Andy Grotelueschen was exceptional in the characters he portrayed.  His characters were all-different but at one point in the play the cast in unison asked: “Who are you?”  He put on his glasses and was immediately Cornelius, the doctor. Cloten, the step-brother is an interesting character and can go many ways, but if his objective is to secure Imogen to get closer to the throne, then making the choices to get her is in the best interest of the character’s future. Cloten was his nasty self throughout, not really a good way to get the girl.  And if you’re not going to wipe (audience members will get this) it cannot be a good way to woo the girl. Still Grotelueschen’s performance and his exuberance carries him a long way, his voice exceptional, his manner incomparable.

Jessie Austrian is stunning and did a marvelous job as Imogen. Her love and objective are quite clear.  Because of her beauty, she fights those that try to win her affections, but she has her sights on the man she married and no one else.  Next in line, she may be, but does she have the mental capacity to carry the crown? She is intelligent, but swayed by the men who offer her untruths, she runs into the forest misguided by a servant who may want to kill her, and she accepts all the Italian is willing to give her.  When will she learn? Austrian’s skills, her craft, her character are all, impeccable.  

Noah Brody played Posthumus and a Roman Captain. Brody has a nice presence on stage.  He did everything required for this role.  But, one couldn’t help but believe there are more choices to make in the role of Posthumus. Posthumus is not a perfect man, he makes a lot of mistakes, being banished was one of them, but he never internally questions, or externally questions the will of the king.  And then, when he says he’ll keep the ring until death, the first thing he does is make a wager against the ring, with little emotional inner conflict, or outer physical conflict. And then, he is so distraught when given the news; he wants to kill the woman he loves?  Something ain’t right upstairs with this character.  Brody could have stepped it up a notch; still I regard his performance as exceptional nevertheless.

Paul L. Coffey plays Pisanio, Philario, Caius Lucius, Guiderius all roles for which he has little political power.  But what these characters do is get the point across, of the little things that need fixing, for all the bad intentions of the other characters on stage. Coffey handles the roles with assurance, but seems to be beaten down, and there is a melancholy expression on his face throughout the night, where he takes on the weight of the world (not a lot of humor here). Also, I never got the impression that Pisanio would carry out his master’s request in the country at Milford-Haven or that he even considered it.  Still, there are a number of wonderful moments and Coffey does a fantastic job.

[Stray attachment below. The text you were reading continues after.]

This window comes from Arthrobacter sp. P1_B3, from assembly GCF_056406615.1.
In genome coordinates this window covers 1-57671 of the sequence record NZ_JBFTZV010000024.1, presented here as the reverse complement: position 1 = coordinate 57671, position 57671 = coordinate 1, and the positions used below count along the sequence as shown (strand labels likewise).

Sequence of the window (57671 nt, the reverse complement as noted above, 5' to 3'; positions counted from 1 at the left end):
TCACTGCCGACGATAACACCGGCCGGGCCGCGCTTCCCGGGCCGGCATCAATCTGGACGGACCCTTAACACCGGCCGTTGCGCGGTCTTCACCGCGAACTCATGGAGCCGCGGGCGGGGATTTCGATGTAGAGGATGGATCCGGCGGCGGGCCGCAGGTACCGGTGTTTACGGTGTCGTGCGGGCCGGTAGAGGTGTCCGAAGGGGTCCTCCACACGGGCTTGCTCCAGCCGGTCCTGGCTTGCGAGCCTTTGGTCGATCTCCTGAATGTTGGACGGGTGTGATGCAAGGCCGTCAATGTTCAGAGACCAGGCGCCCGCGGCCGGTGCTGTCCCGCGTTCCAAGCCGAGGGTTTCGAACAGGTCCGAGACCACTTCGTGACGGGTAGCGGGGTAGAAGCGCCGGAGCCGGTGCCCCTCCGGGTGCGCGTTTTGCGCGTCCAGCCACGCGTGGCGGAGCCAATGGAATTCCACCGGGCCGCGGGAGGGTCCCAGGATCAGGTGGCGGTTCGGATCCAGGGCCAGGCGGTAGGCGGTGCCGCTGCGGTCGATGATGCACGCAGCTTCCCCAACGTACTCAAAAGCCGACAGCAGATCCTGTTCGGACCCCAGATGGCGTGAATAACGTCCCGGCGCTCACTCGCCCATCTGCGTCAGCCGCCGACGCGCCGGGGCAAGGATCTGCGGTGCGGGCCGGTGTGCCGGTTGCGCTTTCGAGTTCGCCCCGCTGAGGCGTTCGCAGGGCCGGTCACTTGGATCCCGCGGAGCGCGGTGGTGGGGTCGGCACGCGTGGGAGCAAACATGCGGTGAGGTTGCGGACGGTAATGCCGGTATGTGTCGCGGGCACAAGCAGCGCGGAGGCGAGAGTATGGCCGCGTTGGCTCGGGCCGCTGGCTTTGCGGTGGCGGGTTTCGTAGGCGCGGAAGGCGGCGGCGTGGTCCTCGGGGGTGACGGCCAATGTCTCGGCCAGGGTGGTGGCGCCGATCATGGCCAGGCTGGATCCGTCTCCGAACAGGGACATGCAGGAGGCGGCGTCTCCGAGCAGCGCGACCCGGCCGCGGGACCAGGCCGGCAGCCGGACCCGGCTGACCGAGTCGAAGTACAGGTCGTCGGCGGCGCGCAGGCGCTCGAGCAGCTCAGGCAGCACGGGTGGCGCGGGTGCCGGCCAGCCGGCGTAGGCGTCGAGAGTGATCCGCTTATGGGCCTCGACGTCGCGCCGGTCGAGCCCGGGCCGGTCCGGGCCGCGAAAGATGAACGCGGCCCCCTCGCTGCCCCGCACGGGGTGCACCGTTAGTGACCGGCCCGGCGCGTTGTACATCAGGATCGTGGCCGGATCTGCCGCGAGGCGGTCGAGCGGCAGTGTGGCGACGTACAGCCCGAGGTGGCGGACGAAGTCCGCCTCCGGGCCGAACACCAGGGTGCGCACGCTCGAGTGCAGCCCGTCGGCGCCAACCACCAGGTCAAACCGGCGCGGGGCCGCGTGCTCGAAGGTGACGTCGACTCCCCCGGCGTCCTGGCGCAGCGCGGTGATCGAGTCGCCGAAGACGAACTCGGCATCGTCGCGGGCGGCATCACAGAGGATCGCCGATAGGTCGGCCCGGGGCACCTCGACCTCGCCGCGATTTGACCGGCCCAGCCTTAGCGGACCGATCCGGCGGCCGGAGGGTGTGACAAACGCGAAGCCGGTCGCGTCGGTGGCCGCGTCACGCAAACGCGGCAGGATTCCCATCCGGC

Emily Young plays Queen, Frenchman (funny, I didn’t hear a French accent), and Belaria, a role generally played by a man, Bellarius, a banished Lord.  Funny about Belaria as the role reminded me of The Country Bear Jamboree at Disneyland.  She was carrying around a washboard, barefoot, and wearing a straw hat.  And her back was slightly bent (from carrying water to the cave?). One, two, three, and they break into song that was funny and totally unexpected, and back wood country. The Queen was an interesting and dangerous character, but on the outside didn’t seem threatening, she was more covert in her intentions than anything.  She spoke in measured tones when she wanted something, the poison, and the son to marry the stepdaughter, but didn’t push hard to reach her objective. She has a strong will, after all, she has married a king.  But did we see enough action (internally or externally) to know that she was going to reach her objective?  Despite my questions, Young is an exceptional actor, has a wonderful smile, and very capable on stage.

Ben Steinfeld has a unique presence on stage and is a marvelous actor. As the character Iachimo, he is sly and sinister and uses his wits to get by in life.  One would think gambling and deception are his only means of survival. Steinfeld made a choice of not taking pleasure of winning the wager.  One would have thought the opposite to be true.  Steinfeld also creates a grand physical life on stage and has the emotional carriage to guide him through the variety of predicaments.  It’s a wonderful role for this marvelous actor and a perfect fit for this delightful actor who knows the craft.

Whitney Locher as the Costume Designer and did a remarkable job.

Tim Cryan was the Lighting Designer.

Jacques Roy was the Trunk Designer that turned out to be a major part of this play.

And of course, it’s the other intangibles, the other work that also makes up all that encompasses a great production.

Caite Hevner:  Properties Designer
Christina Lowe:  Production Stage Manager
Cicely Berry:  Vocal and Text Consultant
Michael Perlman: Assistant Director  

The show has closed but do not miss the opportunity to see Fiasco Theater wherever they are playing.

No comments:

Post a Comment